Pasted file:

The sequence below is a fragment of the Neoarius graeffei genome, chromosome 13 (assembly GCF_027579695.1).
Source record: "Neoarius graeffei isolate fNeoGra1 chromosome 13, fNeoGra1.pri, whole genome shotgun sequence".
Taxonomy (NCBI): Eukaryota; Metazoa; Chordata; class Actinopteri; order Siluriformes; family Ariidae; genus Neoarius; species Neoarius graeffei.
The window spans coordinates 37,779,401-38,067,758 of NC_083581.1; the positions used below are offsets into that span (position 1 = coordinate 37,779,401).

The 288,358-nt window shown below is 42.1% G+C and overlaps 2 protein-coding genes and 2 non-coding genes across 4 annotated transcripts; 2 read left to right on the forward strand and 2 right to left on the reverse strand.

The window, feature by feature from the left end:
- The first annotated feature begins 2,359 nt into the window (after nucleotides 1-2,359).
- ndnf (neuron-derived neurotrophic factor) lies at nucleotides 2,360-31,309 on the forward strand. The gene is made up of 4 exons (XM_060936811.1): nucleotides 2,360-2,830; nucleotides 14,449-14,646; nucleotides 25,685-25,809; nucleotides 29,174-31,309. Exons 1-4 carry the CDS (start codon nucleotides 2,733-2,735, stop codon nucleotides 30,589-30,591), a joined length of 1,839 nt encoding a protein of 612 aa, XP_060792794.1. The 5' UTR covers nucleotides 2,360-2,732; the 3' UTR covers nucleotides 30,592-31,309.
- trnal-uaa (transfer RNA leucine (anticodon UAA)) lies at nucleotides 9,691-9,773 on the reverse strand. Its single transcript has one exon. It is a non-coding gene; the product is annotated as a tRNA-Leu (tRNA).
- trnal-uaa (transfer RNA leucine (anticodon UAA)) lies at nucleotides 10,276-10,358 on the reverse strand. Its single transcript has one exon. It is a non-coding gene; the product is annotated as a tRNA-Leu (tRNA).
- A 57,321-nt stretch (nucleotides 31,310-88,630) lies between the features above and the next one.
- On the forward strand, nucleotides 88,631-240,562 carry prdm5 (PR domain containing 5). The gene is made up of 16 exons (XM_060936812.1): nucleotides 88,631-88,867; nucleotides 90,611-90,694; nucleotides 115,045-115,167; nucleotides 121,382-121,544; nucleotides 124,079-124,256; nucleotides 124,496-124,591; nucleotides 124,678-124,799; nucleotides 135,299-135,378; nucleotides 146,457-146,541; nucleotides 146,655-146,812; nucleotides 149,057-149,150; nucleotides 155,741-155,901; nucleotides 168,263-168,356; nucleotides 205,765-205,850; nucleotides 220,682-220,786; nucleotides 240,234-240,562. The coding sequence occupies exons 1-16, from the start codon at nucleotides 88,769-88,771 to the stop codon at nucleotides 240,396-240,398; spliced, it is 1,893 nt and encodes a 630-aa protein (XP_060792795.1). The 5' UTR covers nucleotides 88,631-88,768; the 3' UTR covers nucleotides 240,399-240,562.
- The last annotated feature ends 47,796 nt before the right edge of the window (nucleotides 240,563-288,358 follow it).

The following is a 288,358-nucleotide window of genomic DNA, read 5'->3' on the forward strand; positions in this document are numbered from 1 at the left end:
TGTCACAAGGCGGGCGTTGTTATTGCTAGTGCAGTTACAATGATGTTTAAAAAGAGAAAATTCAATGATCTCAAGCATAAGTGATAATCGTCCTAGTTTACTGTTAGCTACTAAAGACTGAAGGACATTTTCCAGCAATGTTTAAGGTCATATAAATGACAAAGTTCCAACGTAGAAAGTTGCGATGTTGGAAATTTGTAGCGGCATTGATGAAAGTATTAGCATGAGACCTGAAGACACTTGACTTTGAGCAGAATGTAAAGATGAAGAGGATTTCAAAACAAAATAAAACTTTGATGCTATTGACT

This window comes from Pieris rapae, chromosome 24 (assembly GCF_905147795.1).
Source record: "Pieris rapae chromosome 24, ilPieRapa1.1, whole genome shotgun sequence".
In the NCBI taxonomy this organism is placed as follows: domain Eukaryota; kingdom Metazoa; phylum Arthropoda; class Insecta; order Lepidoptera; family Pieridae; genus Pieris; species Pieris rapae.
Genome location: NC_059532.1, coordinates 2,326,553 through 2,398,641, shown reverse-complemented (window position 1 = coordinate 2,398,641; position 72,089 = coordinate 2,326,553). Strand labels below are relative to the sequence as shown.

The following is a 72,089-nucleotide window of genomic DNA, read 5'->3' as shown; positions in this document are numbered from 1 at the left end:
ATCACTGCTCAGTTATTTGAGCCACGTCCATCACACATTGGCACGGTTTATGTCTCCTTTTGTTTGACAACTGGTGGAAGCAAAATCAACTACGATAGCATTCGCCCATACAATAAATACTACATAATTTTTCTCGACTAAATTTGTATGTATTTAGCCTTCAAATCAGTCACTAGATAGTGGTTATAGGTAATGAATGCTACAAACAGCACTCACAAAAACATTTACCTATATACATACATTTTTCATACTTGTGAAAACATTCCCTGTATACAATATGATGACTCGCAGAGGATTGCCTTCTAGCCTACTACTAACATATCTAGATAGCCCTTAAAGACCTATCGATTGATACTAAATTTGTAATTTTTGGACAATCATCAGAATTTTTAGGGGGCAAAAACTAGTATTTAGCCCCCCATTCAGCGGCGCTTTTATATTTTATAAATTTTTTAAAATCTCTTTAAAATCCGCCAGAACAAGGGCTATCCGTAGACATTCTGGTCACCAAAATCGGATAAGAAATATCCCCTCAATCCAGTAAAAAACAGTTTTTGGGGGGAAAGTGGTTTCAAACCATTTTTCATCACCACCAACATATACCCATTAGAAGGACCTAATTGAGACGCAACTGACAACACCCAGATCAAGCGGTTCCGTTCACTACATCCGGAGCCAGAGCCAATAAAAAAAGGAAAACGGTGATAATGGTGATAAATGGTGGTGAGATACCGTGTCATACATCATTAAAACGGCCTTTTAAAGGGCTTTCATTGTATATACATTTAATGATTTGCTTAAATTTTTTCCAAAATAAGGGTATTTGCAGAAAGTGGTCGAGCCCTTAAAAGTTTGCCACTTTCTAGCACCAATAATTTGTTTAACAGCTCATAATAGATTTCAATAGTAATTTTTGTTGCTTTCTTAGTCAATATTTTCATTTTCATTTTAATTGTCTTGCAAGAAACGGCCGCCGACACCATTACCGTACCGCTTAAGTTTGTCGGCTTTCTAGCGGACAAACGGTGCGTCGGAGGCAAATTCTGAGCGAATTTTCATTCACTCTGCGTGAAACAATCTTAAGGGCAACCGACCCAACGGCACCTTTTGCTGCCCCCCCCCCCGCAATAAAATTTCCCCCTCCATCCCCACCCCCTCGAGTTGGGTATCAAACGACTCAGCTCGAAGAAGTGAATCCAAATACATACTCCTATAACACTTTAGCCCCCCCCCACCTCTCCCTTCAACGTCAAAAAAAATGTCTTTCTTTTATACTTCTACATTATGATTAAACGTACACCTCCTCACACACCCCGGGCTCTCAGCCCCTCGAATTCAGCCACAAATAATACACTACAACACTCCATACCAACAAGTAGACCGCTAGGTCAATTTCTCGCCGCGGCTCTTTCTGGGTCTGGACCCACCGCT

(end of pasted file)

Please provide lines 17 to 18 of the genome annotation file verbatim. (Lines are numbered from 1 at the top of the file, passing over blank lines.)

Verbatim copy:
Source record: "Pieris rapae chromosome 24, ilPieRapa1.1, whole genome shotgun sequence".
In the NCBI taxonomy this organism is placed as follows: domain Eukaryota; kingdom Metazoa; phylum Arthropoda; class Insecta; order Lepidoptera; family Pieridae; genus Pieris; species Pieris rapae.